UK News

Insights from the UK and beyond

from Photographers' Blog:

Morning Glory

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London, Britain

By Andrew Winning

Morning Glory is the antidote to a room full of rowdy, drunken party-animals lurching out of step to booming dance music. Here, sleepy-eyed clubbers queue up quietly in the early morning, some still in their pyjamas and dressing gowns, before filing into the venue.

Others wearing fancy dress stretch and warm up as they try to generate some enthusiasm in the pre-dawn gloom. Once inside the venue, patrons pick up a coffee or a smoothie, maybe do a little yoga or have a massage before the music draws them onto the dance floor.

Though it is a Wednesday morning, everyone is smiling as party favourites are mixed together by the DJ's. What starts as slightly sedate and sleepy dancing soon becomes full-on whooping, jumping, hands-in-the air partying.

Morning Glory is a pre-work club started by Sam, an events organiser, and Nico a massage therapist. After enjoying the traditional nightclub scene themselves, they were looking to start something alcohol-free and healthier, Sam said. The first edition of this once-a-month event took place in May 2013, and they have now moved to a larger venue to accommodate their growing following.

from Photographers' Blog:

NFL touchdown in London

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By Suzanne Plunkett

British sports fans are a serious bunch. When it comes to football (they never call it soccer), many would rather lose their home than miss their team score a winning goal. Club allegiance is often demonstrated with tribal passion - influencing tattoos, clothing and even choice of marital partners.

When American football makes a rare appearance in London, it's somewhat of a surprise to see the seriousness of the sport replaced with a more frivolous obsession: cheerleaders.

from Newsmaker:

Send your questions for Seb Coe and Hugh Robertson

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To mark the one year countdown to the London Olympics, Thomson Reuters will hold a Newsmaker on July 21 at 18:30 BST with four-time Olympic medalist and chairman of the London Organising Committee for the Olympic Games, Sebastian Coe and Minister for Sport and the Olympics, Hugh Robertson MP.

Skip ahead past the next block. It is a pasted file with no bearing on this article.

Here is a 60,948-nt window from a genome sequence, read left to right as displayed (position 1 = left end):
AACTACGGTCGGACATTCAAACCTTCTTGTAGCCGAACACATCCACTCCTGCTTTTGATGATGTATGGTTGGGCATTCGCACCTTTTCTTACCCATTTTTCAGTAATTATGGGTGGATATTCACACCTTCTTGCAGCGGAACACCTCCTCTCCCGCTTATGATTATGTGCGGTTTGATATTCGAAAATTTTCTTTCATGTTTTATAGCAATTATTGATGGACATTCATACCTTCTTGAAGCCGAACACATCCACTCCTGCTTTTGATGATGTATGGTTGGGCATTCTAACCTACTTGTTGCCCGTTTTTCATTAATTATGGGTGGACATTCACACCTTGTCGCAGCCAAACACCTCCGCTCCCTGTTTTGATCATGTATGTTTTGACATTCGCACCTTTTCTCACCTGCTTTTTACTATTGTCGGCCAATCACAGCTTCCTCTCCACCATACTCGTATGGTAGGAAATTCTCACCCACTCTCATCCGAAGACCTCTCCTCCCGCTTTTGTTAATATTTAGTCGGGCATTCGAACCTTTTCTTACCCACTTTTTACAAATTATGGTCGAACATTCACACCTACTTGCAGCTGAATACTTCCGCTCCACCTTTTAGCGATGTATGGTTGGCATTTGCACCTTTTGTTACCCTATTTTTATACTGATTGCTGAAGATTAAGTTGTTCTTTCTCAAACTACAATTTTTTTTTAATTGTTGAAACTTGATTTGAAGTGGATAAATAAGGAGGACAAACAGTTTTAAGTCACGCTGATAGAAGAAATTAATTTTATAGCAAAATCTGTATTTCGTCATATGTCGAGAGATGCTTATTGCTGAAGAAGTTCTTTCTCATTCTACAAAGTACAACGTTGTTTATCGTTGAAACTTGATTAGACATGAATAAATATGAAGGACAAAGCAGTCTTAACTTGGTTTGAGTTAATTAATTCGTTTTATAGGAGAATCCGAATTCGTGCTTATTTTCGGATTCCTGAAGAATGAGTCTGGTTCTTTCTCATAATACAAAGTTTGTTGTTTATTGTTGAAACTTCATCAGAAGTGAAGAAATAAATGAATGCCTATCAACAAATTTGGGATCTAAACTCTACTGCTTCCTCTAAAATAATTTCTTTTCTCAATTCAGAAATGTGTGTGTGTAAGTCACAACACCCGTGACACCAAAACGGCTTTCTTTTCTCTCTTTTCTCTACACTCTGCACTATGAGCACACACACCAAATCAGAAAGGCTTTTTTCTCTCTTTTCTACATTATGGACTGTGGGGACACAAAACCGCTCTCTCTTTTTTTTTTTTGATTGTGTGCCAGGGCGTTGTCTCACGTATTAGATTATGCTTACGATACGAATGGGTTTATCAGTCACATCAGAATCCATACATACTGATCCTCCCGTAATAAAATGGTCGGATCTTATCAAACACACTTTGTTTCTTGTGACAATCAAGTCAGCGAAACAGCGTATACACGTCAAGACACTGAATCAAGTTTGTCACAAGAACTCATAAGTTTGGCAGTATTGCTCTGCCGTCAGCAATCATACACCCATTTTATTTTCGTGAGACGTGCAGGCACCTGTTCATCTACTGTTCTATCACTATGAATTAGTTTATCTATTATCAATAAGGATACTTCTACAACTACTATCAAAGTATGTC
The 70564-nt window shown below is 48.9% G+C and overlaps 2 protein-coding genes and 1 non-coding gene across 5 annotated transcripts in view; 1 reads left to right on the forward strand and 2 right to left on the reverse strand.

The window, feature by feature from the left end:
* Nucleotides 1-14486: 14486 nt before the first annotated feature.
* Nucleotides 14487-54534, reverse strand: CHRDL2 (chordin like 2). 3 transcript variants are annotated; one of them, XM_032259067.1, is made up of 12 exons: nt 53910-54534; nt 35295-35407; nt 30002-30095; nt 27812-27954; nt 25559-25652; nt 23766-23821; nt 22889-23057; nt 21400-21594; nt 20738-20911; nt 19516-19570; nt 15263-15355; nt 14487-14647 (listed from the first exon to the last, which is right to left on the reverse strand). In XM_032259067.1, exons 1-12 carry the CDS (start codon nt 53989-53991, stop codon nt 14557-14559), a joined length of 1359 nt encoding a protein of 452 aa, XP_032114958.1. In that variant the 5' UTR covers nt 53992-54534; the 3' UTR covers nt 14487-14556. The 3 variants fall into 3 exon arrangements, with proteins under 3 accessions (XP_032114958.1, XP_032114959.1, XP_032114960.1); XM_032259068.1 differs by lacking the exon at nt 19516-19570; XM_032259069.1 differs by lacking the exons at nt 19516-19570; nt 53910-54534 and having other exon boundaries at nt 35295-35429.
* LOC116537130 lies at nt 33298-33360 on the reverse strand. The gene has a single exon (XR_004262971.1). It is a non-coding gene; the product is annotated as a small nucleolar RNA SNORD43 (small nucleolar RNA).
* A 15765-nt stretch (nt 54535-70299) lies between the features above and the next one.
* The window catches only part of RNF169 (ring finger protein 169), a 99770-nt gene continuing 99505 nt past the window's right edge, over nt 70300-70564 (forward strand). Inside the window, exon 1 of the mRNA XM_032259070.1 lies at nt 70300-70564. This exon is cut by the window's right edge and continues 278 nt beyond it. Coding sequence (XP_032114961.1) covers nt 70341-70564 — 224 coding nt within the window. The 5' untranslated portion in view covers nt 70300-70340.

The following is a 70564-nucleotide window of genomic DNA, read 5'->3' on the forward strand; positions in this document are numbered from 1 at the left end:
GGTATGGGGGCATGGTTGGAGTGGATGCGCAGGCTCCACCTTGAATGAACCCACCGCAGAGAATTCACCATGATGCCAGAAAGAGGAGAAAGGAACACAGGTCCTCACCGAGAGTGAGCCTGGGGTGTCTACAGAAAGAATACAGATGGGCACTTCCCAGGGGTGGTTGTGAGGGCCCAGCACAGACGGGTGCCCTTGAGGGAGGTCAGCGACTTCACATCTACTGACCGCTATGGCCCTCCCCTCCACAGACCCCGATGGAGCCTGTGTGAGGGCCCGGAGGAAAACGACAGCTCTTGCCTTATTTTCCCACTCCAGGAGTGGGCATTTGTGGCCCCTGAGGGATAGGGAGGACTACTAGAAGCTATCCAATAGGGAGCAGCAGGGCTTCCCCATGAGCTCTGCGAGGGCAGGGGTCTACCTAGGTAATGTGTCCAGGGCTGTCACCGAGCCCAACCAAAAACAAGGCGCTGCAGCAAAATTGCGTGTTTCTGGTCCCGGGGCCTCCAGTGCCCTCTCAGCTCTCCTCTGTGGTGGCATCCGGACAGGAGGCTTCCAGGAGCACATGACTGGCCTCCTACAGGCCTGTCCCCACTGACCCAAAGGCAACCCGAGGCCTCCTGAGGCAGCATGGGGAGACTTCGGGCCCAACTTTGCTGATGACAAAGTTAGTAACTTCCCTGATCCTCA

The event will begin with a speech by Coe, who won gold in the 1500m at the 1980 and 1984 Olympics, followed by a Q&A session with both guests, moderated by me, Global Sports Editor Paul Radford. The Newsmaker will be streamed live to the Reuters website and we'll provide rolling coverage of the event as it happens.

from Photographers' Blog:

The view from inside the Abbey

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There were probably more than a billion people who would’ve loved to have been inside Westminster Abbey to see Prince William marry Kate Middleton and to soak up the glamor of what was, for a day, the world’s biggest news story.

I was lucky enough to be assigned a position inside the abbey, but though I got to witness the spectacle through a camera lens, my experience was less about pomp and pageantry and more about perils and pratfalls.

from Photographers' Blog:

Final preparations for the big day

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The guest list was finalized weeks ago and the invitations sent out. For the lucky ones their presence was requested, nobody refused.

There was no fancily decorated envelope from the lord chancellors office landing on our doormat, but an email from the UK chief photographer asking you to be part of the Reuters team to shoot William and Kate's wedding is an invitation you don't turn down.

from FaithWorld:

Archbishop of Canterbury praises “unpretentious” Kate and William